Greetings from Biarritz, France!
The field of biometrics is becoming increasingly debated in the privacy space. Leaps and bounds have been achieved in the development of biometrics technology in recent years. One need look no further than to the smartphone, with its high-resolution cameras and ability to read fingerprints.
Biometrics, in short, deliver more secure, easy-to-use solutions than the standard password, where some uniquely identifying feature — such as eyes, face, fingerprints or voice — is converted by software into a unique code which in turn identifies the individual to a given device or network. Sounds neat. The days of selecting and remembering numerous passwords to access multiple aspects of our online lives could well become a thing of the past. Certainly, for personal banking and related financial transactions, the fingerprint key is welcome; I myself make use of this and find it convenient.
One can expect to see more layered security with biometrics use as the industry becomes more mainstream. Recent research carried out by AMR suggests that the global facial recognition market alone is going to reach a value of $9.6 billion by 2022.
One only has to look at the rate of adoption of biometric identification — facial recognition — technology in airports to experience a visible example of this global trend. At certain airports, the use of facial cameras goes as far as connecting the image to the passenger name record confirming individual passenger identity and linking the identity to luggage items.
The overriding fundamental with biometric identifiers is that they are unique to each and every one of us. They are permanent features barring cosmetic surgery of some description. By default, one could argue these data sets are incredibly sensitive and highly personal information. We need to ask what would be the consequences if that data is compromised; a data breach of any magnitude involving biometric identifiers could potentially be disastrous for the individual victims concerned. You can replace your credit card but not your fingerprints or your iris.
The companies spearheading the advance of biometric technology will continue to assure us that only the authentication and unique codes are retained, without actually storing biometric data. That said, as data breaches become more commonplace, the risk needs to be reflected in regulation, design and deployment of these new age solutions.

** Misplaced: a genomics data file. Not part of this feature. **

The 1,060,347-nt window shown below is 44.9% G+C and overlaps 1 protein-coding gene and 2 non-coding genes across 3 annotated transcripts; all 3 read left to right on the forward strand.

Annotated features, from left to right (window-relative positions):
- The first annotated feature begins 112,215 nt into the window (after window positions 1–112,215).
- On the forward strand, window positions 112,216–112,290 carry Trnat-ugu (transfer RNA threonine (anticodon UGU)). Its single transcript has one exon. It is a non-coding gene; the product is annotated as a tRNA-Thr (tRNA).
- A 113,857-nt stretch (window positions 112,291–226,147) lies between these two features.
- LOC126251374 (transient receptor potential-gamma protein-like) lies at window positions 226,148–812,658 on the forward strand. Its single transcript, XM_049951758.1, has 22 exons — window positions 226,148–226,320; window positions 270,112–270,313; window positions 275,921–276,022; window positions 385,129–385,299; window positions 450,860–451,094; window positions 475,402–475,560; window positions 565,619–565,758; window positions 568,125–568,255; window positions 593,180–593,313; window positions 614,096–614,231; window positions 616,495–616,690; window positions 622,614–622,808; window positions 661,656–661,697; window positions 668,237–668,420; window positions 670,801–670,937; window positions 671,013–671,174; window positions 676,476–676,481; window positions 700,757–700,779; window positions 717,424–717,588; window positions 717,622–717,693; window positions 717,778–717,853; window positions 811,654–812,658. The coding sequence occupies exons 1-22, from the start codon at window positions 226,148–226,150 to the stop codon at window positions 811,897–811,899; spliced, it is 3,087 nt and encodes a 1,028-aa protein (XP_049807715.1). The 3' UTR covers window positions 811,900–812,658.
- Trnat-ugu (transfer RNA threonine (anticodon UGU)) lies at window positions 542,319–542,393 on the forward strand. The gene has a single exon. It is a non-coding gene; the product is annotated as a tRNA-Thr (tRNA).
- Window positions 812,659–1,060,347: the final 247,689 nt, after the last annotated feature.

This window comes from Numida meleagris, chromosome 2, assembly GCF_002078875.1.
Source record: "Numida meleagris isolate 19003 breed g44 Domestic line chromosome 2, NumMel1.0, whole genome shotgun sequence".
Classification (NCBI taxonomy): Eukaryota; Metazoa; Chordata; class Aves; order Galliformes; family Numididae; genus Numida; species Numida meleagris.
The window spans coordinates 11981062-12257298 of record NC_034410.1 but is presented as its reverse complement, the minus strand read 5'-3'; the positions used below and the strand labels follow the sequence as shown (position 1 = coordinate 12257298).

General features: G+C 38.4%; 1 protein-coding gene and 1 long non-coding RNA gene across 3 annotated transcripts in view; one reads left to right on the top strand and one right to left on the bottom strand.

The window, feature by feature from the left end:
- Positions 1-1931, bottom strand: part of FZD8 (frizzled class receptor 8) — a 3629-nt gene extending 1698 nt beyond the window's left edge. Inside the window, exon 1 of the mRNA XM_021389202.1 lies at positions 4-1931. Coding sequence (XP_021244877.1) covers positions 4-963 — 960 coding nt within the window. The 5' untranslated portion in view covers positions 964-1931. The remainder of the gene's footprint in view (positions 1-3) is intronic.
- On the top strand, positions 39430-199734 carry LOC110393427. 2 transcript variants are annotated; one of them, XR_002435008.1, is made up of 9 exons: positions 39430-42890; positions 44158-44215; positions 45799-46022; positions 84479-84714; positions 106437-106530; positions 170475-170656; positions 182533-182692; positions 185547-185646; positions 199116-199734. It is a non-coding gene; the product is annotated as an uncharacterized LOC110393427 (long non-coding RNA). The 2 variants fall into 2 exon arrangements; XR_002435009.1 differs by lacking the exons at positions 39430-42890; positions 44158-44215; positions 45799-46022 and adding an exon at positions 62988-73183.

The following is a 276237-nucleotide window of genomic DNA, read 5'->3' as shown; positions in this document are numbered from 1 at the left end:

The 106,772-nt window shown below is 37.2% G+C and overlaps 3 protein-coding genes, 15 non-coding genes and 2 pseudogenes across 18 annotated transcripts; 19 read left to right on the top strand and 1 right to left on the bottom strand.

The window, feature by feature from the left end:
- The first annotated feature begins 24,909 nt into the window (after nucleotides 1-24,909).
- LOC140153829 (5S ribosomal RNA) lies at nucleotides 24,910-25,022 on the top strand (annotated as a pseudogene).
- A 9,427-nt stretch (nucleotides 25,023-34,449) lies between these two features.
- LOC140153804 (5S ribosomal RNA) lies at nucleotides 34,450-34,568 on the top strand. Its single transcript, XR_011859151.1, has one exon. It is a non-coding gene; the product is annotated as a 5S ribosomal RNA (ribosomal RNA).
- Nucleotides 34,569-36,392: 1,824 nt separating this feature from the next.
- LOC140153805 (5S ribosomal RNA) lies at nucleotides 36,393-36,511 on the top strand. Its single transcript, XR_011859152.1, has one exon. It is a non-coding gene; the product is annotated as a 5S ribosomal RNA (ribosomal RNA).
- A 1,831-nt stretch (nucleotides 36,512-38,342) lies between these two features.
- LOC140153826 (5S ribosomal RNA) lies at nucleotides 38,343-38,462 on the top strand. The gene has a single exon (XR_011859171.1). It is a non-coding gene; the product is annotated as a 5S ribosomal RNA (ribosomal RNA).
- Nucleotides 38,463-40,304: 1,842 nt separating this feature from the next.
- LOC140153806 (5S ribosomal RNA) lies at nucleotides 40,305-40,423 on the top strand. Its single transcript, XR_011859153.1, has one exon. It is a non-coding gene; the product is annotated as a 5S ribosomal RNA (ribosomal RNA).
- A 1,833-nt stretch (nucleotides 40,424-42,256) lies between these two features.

An additional risk with biometric data, as with other more obvious data sets, is that without regulation this data could be used for location-based advertising. Think of facial recognition combined with additional biometric systems that would recognize individuals on the street, or entering shops on the high street; advertising heaven in real time.
Think of it this way: If you know that an organization is quantifying, profiling and commercializing your age, race, gender, clothing, as well as your facial expression and everyday mannerisms, should you be concerned? I suppose the key question is whether society should be concerned at the potential state of constant monitoring. Without knowing who is doing the monitoring, we simply can’t know how to act accordingly with our personal freedom.
All in all, as internet companies and government agencies seek to deploy increasingly sophisticated biometric software to track, surveil or identify individuals, biometric tech presents huge challenges for security as well as data protection teams. Those teams will need to demonstrate their robust protection procedures to stakeholders with serious concerns about how personal data will be looked after, what it will be used for, or how it could be processed or shared, abused or otherwise inappropriately accessed. The key to building acceptance and trust for biometrics will be to ensure complete compliance and reassurance of users that the data they have collected will be properly protected and managed. As the technology emerges from relative obscurity we will see how well it is received and accepted in the open.
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